These are some things that I think people need to realize shouldn’t be assumed. I was bullied from 4th grade to high school with varying levels of severity. I’ve gotten over most of the emotional toll, but I still have remnants even after decades have passed. Bullying isn’t a normal part of childhood, even tho the bullied thinks it is. This is written to a parent, but it applies to anyone who is around children/teens to some extent.
- Don’t assume your kid knows difference between bullying and normal joking teasing (both sides give & take), teach them if it’s only fun for one person it’s wrong.
- Don’t assume they’ll tell you if they are being bullied. My mom found out some of it when I was an adult and some she’ll never know.
- Don’t assume bullies know they’re bullies. I’m certain that the teenage girls who picked me up to throw into a body of water thought it was just joking. Until I bit the nearest arm in self-defense.
- Don’t assume telling school will solve it, many times that puts a bigger target on the kid. “tattle-tale” etc. so be prepared to go big. (If a child is assaulted even by another child, then you should speak to local authorities/police about what can be done.)
- Don’t assume your kid will stop another kid from being bullied, peer pressure is very real. Teach them it is OK to speak up or get a teacher or to tell you afterwords (if it’s not safe to speak up). Teach them “silence is consent” – if they stay silent, they’re basically telling the bully (& victim) it is Ok. Some bullies will genuinely believe that someone would have stopped them if what they were doing was “that bad.”
- If your kid confides in you about another kid being bullied, don’t assume the victim’s parents know. tell them & the school – perhaps in writing.
- Don’t assume your child will tell you if your other child is being bullied. 3 of my siblings (2 different times) watched and said nothing. My little brother said he “opened the door so [Big Sister who was babysitting] could hear you screaming.”
- Don’t assume that children know that “don’t touch stuff that doesn’t belong to you” also applies to people’s bodies. teach them that people are more important than things so of course it applies.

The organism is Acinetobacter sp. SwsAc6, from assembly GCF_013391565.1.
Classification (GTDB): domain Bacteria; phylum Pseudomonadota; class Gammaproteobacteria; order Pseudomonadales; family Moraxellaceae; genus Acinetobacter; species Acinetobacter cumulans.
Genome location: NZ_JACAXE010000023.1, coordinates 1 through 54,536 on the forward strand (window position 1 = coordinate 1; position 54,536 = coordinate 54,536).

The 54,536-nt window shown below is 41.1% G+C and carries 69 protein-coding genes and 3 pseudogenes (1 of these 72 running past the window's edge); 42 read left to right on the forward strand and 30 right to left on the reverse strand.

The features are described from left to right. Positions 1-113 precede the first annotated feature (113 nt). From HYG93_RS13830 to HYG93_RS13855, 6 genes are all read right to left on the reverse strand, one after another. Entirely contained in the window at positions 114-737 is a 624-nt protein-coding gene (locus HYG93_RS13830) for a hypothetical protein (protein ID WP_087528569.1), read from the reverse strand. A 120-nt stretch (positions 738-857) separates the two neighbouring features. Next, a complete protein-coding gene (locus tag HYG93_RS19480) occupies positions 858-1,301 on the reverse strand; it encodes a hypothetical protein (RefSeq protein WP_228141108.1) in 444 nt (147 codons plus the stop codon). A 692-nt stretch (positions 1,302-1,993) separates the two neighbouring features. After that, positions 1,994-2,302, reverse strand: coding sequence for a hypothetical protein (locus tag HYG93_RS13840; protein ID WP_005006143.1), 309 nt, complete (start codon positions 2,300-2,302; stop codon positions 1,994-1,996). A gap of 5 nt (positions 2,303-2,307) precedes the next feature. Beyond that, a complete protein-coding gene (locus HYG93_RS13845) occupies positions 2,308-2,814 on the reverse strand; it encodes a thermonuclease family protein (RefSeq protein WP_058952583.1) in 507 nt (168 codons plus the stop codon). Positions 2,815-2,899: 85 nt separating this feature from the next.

- Don’t assume that children know that it is Ok to raise their voice & say “Back off” “Don’t touch me” “get your hands off of me” – even when they’re supposed to be quiet. Tell them just because you’re supposed to be quiet in a library etc, doesn’t mean you’re to allow someone to touch you.
- Don’t assume children know what is the appropriate use of force. “Knee till you hit brain” is appropriate if a male is going to assault them. (but if the bullying is just verbal try not to escalate it (not the least of which, there could be charges))
- Don’t assume being unkind/mean once = being a bully forever. I can recall a few times to my shame that I said unkind things to another kid. I didn’t mean to be mean, and I certainly wasn’t a bully. But teach them if you’re unkind to someone you should apologize and try never to do it again. And teach them to forgive if their friend was unkind. But if there is a habit of unkindness, that person isn’t their friend and they should stay away. even if they’re supposed to be their BFF.
- Don’t assume the local bully’s parents know their kids are the biggest bully in town. They may be just as shocked as you would be at the idea that your kid is a bully. any accusations of being a bully, should be taken seriously and discussed with child before flying off the handle.
- Don’t assume “once a bully always a bully” & “once a victim always a victim.” the bully may have been a victim at one time and the victim may become a bully. And bullies can change and become better people.
If someone teaches your kid, “sticks and stones” tell them that’s a lie. words hurt very badly.